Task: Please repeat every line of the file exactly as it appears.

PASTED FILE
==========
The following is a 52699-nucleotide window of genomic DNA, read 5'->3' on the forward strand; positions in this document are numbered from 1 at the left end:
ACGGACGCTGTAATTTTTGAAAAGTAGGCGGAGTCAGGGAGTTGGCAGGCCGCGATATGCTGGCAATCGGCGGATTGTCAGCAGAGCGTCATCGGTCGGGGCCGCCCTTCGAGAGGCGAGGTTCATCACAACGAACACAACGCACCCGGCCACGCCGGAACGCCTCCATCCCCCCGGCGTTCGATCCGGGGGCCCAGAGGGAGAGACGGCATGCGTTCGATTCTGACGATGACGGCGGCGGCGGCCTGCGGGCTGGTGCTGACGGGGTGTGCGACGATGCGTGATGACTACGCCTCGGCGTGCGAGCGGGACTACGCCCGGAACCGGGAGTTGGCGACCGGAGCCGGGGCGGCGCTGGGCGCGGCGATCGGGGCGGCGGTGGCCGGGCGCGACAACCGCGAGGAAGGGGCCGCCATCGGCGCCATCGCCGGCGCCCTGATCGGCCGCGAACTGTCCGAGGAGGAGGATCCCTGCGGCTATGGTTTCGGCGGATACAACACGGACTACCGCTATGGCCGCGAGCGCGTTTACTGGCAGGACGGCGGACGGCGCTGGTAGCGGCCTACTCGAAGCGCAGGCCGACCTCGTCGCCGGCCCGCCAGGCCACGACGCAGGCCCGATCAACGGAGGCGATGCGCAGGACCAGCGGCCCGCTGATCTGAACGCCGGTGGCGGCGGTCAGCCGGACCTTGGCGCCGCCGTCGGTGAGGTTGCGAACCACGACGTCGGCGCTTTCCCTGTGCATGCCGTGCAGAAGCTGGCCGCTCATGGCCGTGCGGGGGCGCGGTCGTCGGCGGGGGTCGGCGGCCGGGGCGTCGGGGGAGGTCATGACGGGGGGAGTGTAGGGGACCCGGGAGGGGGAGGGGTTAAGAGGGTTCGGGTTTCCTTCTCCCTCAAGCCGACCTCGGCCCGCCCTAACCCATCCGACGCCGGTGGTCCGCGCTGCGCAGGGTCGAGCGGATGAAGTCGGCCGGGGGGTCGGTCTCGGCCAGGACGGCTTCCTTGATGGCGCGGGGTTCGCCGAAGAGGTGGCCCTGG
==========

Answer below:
The following is a 52699-nucleotide window of genomic DNA, read 5'->3' on the forward strand; positions in this document are numbered from 1 at the left end:
ACGGACGCTGTAATTTTTGAAAAGTAGGCGGAGTCAGGGAGTTGGCAGGCCGCGATATGCTGGCAATCGGCGGATTGTCAGCAGAGCGTCATCGGTCGGGGCCGCCCTTCGAGAGGCGAGGTTCATCACAACGAACACAACGCACCCGGCCACGCCGGAACGCCTCCATCCCCCCGGCGTTCGATCCGGGGGCCCAGAGGGAGAGACGGCATGCGTTCGATTCTGACGATGACGGCGGCGGCGGCCTGCGGGCTGGTGCTGACGGGGTGTGCGACGATGCGTGATGACTACGCCTCGGCGTGCGAGCGGGACTACGCCCGGAACCGGGAGTTGGCGACCGGAGCCGGGGCGGCGCTGGGCGCGGCGATCGGGGCGGCGGTGGCCGGGCGCGACAACCGCGAGGAAGGGGCCGCCATCGGCGCCATCGCCGGCGCCCTGATCGGCCGCGAACTGTCCGAGGAGGAGGATCCCTGCGGCTATGGTTTCGGCGGATACAACACGGACTACCGCTATGGCCGCGAGCGCGTTTACTGGCAGGACGGCGGACGGCGCTGGTAGCGGCCTACTCGAAGCGCAGGCCGACCTCGTCGCCGGCCCGCCAGGCCACGACGCAGGCCCGATCAACGGAGGCGATGCGCAGGACCAGCGGCCCGCTGATCTGAACGCCGGTGGCGGCGGTCAGCCGGACCTTGGCGCCGCCGTCGGTGAGGTTGCGAACCACGACGTCGGCGCTTTCCCTGTGCATGCCGTGCAGAAGCTGGCCGCTCATGGCCGTGCGGGGGCGCGGTCGTCGGCGGGGGTCGGCGGCCGGGGCGTCGGGGGAGGTCATGACGGGGGGAGTGTAGGGGACCCGGGAGGGGGAGGGGTTAAGAGGGTTCGGGTTTCCTTCTCCCTCAAGCCGACCTCGGCCCGCCCTAACCCATCCGACGCCGGTGGTCCGCGCTGCGCAGGGTCGAGCGGATGAAGTCGGCCGGGGGGTCGGTCTCGGCCAGGACGGCTTCCTTGATGGCGCGGGGTTCGCCGAAGAGGTGGCCCTGG